I get bored with saying the same things over and over again. So I don’t. Perhaps you’d like to mix it up a bit as well?
Sometimes, you have to mix it up a bit with some new vocabulary. Here’s a few ‘S’ words you can start learning this weekend and start shoehorning into everyday conversation this week. People will love, hate, or be indifferent to you (as always), so you might as well have some fun with what they hear coming out of your mouth.
Shilly-shally (V, Adv, N, or Adj): To show hesitation or irresolution. To Dither. To be Undecided.
It’s a rare occasion one gets to sound like a five year old and express something only an old person would care about – hesitation or indecision. Shilly-shally makes it happen.
“I’ve been shilly-shallying all day,” you could say as you watch the click tick from 11:59 a.m. to noon, marking the third-straight hour of staring blankly into your computer monitors.
You could express frustration during an NFL playoff game and say, “Those shilly-shally motherfuckers have been taking all day to score any points!” and watch as your sports-fanatic friends look at you in confusion and possible disgust.
Any which way you go, it’s a great way to make a statement: I am a learned person, but I like talking like a toddler. It’s the dichotomy of man. Now stop shilly-shallying get me some juice.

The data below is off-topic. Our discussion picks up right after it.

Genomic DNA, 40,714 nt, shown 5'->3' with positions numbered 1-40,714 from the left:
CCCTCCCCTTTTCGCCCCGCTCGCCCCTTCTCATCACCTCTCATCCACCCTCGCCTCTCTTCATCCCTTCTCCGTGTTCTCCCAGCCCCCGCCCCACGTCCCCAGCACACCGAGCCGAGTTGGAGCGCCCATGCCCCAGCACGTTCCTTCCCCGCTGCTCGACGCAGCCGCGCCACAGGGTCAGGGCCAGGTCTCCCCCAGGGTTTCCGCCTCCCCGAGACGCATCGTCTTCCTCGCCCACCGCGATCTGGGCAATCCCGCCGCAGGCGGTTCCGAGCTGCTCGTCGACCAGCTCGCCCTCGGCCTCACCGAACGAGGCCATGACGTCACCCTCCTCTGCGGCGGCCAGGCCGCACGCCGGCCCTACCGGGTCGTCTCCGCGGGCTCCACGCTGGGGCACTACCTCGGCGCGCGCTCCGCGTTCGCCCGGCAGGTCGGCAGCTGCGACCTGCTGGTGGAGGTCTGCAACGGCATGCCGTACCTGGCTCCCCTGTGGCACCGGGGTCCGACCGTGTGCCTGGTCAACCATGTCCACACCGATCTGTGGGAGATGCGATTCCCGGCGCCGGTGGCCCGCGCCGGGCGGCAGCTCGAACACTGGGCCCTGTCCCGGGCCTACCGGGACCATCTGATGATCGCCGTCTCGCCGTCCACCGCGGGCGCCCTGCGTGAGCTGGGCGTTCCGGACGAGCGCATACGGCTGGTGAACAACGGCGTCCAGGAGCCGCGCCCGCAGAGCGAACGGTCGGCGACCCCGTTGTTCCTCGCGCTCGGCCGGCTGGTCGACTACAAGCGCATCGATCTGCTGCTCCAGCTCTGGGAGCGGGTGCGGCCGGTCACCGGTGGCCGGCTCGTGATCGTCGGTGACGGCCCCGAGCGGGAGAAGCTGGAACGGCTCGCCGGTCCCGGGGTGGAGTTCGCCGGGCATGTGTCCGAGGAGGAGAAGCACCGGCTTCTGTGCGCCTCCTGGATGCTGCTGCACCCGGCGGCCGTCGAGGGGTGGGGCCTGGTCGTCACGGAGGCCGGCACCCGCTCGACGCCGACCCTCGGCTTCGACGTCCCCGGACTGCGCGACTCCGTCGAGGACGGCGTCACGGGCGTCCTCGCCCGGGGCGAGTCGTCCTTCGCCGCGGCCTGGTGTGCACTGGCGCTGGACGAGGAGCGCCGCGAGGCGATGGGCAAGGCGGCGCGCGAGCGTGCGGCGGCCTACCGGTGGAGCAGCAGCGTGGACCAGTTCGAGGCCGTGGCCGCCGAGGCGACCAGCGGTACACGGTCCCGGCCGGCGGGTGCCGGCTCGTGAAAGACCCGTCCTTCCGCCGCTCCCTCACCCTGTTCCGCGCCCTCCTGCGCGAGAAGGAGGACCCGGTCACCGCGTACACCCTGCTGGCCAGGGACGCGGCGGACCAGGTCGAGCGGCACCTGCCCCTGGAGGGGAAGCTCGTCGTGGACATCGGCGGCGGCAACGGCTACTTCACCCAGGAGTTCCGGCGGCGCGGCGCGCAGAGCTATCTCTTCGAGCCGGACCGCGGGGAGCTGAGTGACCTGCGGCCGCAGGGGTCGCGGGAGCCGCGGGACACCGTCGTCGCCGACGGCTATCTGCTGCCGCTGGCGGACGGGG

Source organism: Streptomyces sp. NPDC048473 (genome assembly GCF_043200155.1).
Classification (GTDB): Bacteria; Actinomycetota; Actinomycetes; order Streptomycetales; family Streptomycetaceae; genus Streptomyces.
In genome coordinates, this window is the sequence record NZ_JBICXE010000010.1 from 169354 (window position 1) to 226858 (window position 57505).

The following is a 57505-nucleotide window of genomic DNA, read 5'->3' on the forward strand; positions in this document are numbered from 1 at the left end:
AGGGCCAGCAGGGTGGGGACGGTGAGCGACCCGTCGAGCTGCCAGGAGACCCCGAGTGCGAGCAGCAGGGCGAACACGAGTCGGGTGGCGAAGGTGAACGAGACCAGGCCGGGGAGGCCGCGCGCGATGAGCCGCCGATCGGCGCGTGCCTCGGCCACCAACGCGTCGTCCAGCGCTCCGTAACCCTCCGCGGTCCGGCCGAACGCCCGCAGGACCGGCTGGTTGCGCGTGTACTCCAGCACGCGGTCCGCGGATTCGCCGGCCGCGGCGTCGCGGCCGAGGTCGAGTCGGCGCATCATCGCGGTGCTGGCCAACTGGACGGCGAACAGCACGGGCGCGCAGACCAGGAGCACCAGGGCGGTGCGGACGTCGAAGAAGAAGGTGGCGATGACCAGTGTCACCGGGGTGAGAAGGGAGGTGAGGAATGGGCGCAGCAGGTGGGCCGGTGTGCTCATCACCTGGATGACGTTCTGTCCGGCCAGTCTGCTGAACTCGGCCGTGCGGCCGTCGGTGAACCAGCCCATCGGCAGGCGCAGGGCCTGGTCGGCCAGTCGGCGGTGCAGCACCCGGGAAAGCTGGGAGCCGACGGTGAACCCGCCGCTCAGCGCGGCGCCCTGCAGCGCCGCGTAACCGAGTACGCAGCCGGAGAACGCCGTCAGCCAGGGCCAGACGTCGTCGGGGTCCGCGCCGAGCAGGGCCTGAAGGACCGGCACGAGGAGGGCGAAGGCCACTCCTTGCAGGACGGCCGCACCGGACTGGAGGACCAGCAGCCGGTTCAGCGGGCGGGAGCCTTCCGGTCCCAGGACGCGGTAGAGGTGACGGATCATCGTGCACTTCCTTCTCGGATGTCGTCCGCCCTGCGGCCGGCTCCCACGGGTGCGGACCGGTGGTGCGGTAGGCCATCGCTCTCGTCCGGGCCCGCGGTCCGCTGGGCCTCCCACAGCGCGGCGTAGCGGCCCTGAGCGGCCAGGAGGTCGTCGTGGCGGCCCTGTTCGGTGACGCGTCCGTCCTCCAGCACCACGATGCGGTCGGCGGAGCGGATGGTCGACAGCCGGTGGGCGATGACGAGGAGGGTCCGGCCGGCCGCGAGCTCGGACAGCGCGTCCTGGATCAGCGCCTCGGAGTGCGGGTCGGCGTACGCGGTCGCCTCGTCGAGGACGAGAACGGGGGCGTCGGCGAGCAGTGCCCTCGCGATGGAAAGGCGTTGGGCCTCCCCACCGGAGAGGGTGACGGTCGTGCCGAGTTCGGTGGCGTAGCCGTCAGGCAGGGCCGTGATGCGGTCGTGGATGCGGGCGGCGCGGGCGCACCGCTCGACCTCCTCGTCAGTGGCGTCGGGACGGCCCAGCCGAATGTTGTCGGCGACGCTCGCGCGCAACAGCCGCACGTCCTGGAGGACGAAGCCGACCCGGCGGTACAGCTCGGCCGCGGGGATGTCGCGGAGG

Sunder (V): To split apart, become parted, or break in two.
Here’s one for modern times. “America’s sunder hasn’t been this apparent since 1968.”
“When I speak, the crowd sunders like Moses walking through a body of water. I tend to have that effect on people.”
The great part about sunder is its blunt sound. Instead of simply saying something is breaking or splitting apart, you can say it’s sundering. Then you stop speaking and leave it in the air and allow your words to swing like a pendulum into the stomach of the listener like a battering ram. Hear that gasp? That’s the wind being sundered from their body.
Sunder sounds cool. It looks vaguely mean. It rhymes with a lot (under, plunder, encumber). It’s blunt. It describes modern America. It’s a word for modern times and a word to knock the wind out of your listener or reader.
Supercilious (V or N): Patronizingly or disdainfully proud. Cooly haughty.
Right now, I’m thinking about you reading this and flashing a supercilious grin. The social capital that comes with defining words in a blog post is sure to net me a free beer or free Big Mac at some point.
This is a great word to disarm someone who is overly proud of something they’ve done in a seemingly nice and friendly way. “You’re acting supercilious about this blog post, but I’ve found a few errors,” a future friendly reader may send my way. Point taken.
Don’t be supercilious about your vocabulary. Stop shilly-shallying and shoehorn these words into what you say this week. You may notice a sunder in your listeners: Some will think you’re brilliant, some may think you’re just making words up. Your reward? The looks of confusion and admiration you receive. Well-earned, my friend. Well-earned.